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LATESTThe Lakesman Full Distance Triathlon

MARK TAYLOR 22 JUN 2019
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An incredible weekend, a performance beyond my expectations but essentially something that only came about because of how weak willed I can be. Weak willed seems a strange label, but I spent years emphatically saying I would never do anything at this distance (actually I spent years saying I would never do a marathon and then had second thoughts after watching Kate do Edinburgh) but after doing the Long Course Weekend in Tenby last year, where you do all three distances on successive days I found myself looking up ‘ironman distance races’ on google and inevitably succumbed within a few days.

I chose this event because of rave reviews about how athlete focussed it was, it’s half the price of the most famous ‘brand’, and frankly if I’m spending all day flogging myself then I’d prefer to do it around the Lakes than round Bolton and Darwen!

Anyway, for once, I practiced what I preach to all the athletes and teams I work with and came up with a good structured and manageable training plan, and I stayed injury free throughout my prep. And on the whole I really enjoyed (most of) the training, although 3 hours flogging yourself on a turbo trainer in mid-winter is definitely best done on a ‘needs must’ basis.

I should also ‘big up’ the TAC juniors who helped sharpen me up during their Thursday night speed sessions during my taper period – thanks kids, it helped this overly competitive dad hugely!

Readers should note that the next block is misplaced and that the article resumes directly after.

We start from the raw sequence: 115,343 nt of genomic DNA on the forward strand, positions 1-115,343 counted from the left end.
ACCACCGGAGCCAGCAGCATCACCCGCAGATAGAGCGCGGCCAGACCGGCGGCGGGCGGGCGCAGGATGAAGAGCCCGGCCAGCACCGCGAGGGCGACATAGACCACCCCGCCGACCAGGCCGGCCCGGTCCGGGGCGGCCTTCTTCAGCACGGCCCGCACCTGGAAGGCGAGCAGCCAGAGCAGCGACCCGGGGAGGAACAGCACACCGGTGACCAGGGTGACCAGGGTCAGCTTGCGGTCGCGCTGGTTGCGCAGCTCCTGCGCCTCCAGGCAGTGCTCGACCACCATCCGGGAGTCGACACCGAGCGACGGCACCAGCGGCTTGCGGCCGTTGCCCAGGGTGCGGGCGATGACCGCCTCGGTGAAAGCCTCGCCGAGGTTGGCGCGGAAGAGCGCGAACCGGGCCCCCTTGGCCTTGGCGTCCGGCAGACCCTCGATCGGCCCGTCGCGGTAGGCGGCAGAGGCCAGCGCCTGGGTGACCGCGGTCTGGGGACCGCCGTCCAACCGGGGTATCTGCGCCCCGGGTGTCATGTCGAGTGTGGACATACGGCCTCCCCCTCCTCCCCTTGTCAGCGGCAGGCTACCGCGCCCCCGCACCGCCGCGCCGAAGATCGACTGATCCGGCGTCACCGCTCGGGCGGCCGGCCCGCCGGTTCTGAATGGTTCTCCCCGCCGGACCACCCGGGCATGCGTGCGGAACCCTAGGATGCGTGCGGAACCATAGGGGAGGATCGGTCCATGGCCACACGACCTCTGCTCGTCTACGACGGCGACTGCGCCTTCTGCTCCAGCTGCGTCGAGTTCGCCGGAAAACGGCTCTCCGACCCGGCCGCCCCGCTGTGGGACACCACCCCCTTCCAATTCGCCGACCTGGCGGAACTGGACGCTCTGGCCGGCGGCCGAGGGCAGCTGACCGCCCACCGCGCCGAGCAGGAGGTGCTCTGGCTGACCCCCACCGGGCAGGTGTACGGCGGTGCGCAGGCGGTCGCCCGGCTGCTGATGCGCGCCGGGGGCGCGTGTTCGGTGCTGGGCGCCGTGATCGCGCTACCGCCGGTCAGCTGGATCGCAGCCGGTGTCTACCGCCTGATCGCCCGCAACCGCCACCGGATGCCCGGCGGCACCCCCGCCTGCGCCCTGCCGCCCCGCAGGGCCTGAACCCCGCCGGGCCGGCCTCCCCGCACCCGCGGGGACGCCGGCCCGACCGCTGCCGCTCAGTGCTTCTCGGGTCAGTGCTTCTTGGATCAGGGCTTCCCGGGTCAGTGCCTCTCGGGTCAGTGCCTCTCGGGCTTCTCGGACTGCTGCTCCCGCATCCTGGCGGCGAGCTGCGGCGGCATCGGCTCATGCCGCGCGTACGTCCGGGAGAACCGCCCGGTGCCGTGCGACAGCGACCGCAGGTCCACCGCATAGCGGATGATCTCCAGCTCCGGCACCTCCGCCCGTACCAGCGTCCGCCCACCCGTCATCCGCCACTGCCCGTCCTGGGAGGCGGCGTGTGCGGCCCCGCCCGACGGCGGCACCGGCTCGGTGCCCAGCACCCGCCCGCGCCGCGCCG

I started doing triathlons four years ago because I did all three disciplines separately anyway and as with most people began with a pool sprint, then decided to try longer events as I thought they would suit me more – but I did have a fear of open water to overcome, but through exposure I’ve managed it and this year I also seemed to have hardened a bit to cold water too.

Right, enough rambling, I’ll move onto the event.

First up on the Saturday was Keswick parkrun with Kate as a final leg stretch, it was a really nice run and the numbers were boosted massively by others from the race doing the same. Next up were the kids’ races – Aggie and Magnus both racing brilliantly in their TAC vests and in front of big, noisy crowds.

After racking my bike and the race briefing there was the Budgie Smuggler Run which has apparently become a Lakesman tradition. Essentially a hundred or so of us stripped off on the shore of Derwentwater in front of bemused day trippers and then after a bit of group chanting and bottom slapping run the few hundred metres back up towards the finish line in dubious swimwear. Great fun.

Then it was the final prep meal, a glass of red, bed and alarm set for 4am ready for the race start at 6 o’clock.

The swim can be summed up in three words, cold, choppy and long! It wasn’t as ‘rough’ as many triathlon starts can be and so I avoided the irritation of getting punched and kicked too much, and I just got in a nice rhythm and kept moving. I saw a nice rainbow come up over Cat Bells and also a couple of people getting rescued by the safety boats unable to cope with the temperature. The last 1km was very difficult as the rising sun meant that we were blinded and had absolutely no idea where the finish was – I even swam straight into a huge inflatable buoy, getting cramp in both legs in the process!

The difficulty navigating meant a bit of zig zag swimming (according to my Garmin I did 4300 metres rather than 3800 metres), but eventually I inadvertently stumbled across the finish arch, got a helping hand from horizontal to vertical and regathered my senses on the trot to transition. A slower time than expected of 1 hour 29 minutes (probably explained by the additional 500 metres) but spirits immediately lifted by spotting Kate, Aggie and Magnus cheering like banshees and waving a Lancashire flag with ‘Happy Father’s Day’ and ‘Don’t Be Shit’ writ large on it.